Among the many important questions discussed at Ann Arbor in January, was that of the dental surgeon at the front and the great need of funds to support and carry on the work they are doing. The whole world realizes that no war in history compares with the present conflict in point of men engaged and numbers wounded, and on account of the method of warfare many of the wounds are in the head and jaws. The surgeons of Europe appreciating the skill of the dentist and his particular fitness for this work, have appealed to the dental profession of Europe to help in caring for the suffering soldiers; hundreds are giving their service, the profession of Europe are doing all in their power to aid, and an appeal comes to America to help them. A committee was appointed and it was decided to raise a fund to be used thru the Red Cross Society. The scheme adopted to secure funds was the issuing of a booklet containing twenty coupons or certificates, each coupon to sell for twenty-five cents. The hope was that a dentist would buy one or more of these booklets, sell the certificates to friends, and in this way secure a splendid amount for the cause. I regret to say the results are anything but creditable. I hope that during the several meetings held in conjunction with the congress an earnest appeal will be made, which will result in a generous contribution to our over-sea colleagues and the noble work they are engaged in.


When the booklet containing the certificates on which were printed the Red Cross was ready for distribution the chairman was informed that the use of

the Geneva Cross was contrary to the law except for the purpose for which it was created. It has generally been considered proper to use the Red Cross in connection with anything that pertained to the care of the sick and injured. It can only be used by the Red Cross Society. The Cross of the Medical profession is green; that of the veterinary blue, and it has been suggested by Dr. C. R. E. Koch, Chairman of the Committee that inasmuch as lilac is the dental color our cross should be lilac.

The appointing of dentists in the army and navy of our own country and in practically all the armies of Europe, and the prominence that dentistry has attained in the last few years, warrants us in adopting a badge. I would therefore suggest, that the recommendations of Dr. Koch be acted upon and adopted by the National Dental Association.



We frequently hear the statement, that no profession or calling has made greater advancement during the past fifty years than dentistry. Some may dispute this claim, however, I think we can state that the past year shows a record which we all are proud of. The challenge from the medical profession that we assume the greater responsibilities has been accepted. From every state we hear of earnest efforts to acquire the science and technic SO essential to modern practice. Believing that a good index to the work and progress of the profession would be found in the programs provided for the different societies during the year, I wrote to the Secretary of every state society and the Secretary of societies in cities of over fifty thousand requesting them to send me a copy of their program for the year; the response was splendid. Practically every one replied and I take this opportunity of thanking them for their prompt response.

What a pleasure and satisfaction it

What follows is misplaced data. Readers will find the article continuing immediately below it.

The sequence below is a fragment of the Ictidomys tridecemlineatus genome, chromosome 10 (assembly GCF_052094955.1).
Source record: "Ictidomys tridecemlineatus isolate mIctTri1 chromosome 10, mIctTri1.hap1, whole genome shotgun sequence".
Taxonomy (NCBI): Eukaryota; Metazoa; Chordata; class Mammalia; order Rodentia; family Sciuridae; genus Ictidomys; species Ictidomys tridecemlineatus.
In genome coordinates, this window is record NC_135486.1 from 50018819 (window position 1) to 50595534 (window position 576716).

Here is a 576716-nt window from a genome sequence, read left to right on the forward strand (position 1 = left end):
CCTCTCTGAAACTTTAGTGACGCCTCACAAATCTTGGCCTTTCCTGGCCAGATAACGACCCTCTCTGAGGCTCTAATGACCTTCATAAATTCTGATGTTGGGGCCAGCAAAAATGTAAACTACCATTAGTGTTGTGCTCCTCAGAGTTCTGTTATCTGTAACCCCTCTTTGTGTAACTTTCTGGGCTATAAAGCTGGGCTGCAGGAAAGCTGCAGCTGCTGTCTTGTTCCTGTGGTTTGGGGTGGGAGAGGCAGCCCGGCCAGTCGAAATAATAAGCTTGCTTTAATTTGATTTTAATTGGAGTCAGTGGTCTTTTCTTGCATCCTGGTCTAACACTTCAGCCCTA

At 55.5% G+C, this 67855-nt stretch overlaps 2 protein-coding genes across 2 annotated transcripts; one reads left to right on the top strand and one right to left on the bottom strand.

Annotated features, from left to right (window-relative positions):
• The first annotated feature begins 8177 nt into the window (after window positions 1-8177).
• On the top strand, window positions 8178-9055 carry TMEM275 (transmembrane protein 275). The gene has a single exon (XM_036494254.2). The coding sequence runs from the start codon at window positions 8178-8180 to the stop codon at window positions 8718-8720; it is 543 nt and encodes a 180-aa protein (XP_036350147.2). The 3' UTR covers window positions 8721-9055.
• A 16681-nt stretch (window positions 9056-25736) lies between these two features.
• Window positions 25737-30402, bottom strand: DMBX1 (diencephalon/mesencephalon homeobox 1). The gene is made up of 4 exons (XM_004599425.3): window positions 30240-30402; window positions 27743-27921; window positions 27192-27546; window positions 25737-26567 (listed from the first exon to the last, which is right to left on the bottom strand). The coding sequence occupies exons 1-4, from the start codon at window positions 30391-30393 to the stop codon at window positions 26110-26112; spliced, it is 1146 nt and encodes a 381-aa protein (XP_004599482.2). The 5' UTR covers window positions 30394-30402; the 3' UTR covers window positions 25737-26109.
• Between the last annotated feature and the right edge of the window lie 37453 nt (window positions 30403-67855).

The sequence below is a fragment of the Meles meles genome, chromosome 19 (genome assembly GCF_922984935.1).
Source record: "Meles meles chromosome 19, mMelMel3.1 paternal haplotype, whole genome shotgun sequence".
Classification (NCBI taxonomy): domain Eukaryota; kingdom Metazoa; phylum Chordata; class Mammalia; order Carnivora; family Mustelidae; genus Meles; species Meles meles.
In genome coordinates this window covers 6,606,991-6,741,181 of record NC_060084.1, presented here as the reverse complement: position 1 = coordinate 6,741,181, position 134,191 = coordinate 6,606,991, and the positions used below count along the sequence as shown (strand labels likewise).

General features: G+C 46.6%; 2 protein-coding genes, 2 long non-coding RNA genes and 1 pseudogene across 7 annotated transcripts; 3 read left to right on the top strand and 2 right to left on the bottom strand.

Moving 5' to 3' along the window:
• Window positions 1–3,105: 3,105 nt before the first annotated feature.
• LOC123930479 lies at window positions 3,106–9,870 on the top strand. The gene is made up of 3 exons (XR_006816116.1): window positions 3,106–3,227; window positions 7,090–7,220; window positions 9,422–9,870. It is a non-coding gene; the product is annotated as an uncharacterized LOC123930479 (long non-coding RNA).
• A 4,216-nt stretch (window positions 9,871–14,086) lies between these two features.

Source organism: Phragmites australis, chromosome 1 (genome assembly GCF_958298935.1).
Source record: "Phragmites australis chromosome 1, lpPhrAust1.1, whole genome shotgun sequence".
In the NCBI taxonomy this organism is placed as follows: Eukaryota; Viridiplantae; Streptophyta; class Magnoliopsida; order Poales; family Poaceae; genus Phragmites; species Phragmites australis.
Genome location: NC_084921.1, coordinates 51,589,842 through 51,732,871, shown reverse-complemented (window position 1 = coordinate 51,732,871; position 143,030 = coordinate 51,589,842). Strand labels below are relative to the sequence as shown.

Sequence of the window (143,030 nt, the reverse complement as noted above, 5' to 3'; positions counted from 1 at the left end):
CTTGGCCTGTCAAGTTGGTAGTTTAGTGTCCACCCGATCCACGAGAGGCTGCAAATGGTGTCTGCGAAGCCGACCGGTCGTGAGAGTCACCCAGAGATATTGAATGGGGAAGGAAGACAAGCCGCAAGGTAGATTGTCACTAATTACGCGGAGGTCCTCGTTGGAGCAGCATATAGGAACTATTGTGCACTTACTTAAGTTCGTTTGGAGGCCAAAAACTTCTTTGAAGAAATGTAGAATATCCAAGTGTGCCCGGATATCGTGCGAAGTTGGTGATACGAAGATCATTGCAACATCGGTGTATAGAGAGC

was to read over those programs. In the main they were of the highest order. While not overlooking the practical subjects, the great majority had several papers on scientific subjects,; on questions that must be understood to practice the dentistry of today. It was indeed gratifying to note that a large number of the societies were cultivating closer relations with our medical brothers. From every section leading medical men, many of them of national reputation, have contributed papers on subjects closely allied with dentistry. Alive to the necessity of a broader and greater dental knowledge, the Faculties Association in session at Ann Arbor, after a thoro discussion of the needs of better college training unanimously supported a resolution to the effect that beginning with the session of 1917-18 the course for the degree of Doctor of Dental Surgery shall be four years of thirty-two weeks each year; every faculty in the country is now giving serious thought on the question of curriculum.

The completion and dedication of the Forsyth Dental Infirmary for Children in Boston, was not only one of the leading events of the year, but it truly stands as one of the most important in the history of dentistry. This splendid institution which represents the last word in infirmary completeness cannot be fully appreciated, unless seen. The splendid reports of the grand work being done there clearly demonstrates the necessity for similar institutions in large cities thruout the country. Already the example, set by the Forsyths has been emulated by another good man, Mr. Eastman, of Rochester, who will give to his home city an infirmary endowed with $750,000. The dedication of the Evans Institute in connection with the dental department of the University of Pennsylvania is another event that makes the year 1915 memorable in dental annals. This magnificent addition to the profession was made possible by the success

and generosity of an American dentist, who had a vision of what dentistry some day would require, one of the leading features of the dedicatory exercises was the conferring of honorary degrees on a number of our colleagues who well merited the distinction and honor.


During the past year dentistry has been more discussed than any other professional calling. The daily papers, the monthly and weekly magazines, the writers of fiction, the movies and even dramatists have vied with one another in featuring dentistry, and the part it plays in the comfort, health and even life of the human race. The medical profession have taken a very definite stand on the relationship, between the oral cavity and conditions therein, and the general system. This stand we heartily support, we deeply appreciate the advice and co-operation of the scientific, thoro, honest medical brother. The dental profession is in need of his counsel for we must acknowledge that the education of the dentist in the past has been such that diagnosis was not his strong fort.

The members of this Association which represents the best in our profession, must in some way, either thru study clubs, postgraduate courses, special lectures or extensive reading, get a better knowledge of the chemistry, pathology, and bacteriology of the mouth, before we can hope to intelligently discuss conditions which must necessarily bring dentist and physician in consultation, we must have this greater and broader knowledge to combat and offset the pernicious activity, insolence and demands of that class of physicians who because some authority makes the statement that the teeth in a certain case was the cause of serious systemic disorders, comes to the conclusion that every crowned or pulpless tooth or inflamed gingiva calls for extraction. Many of our patients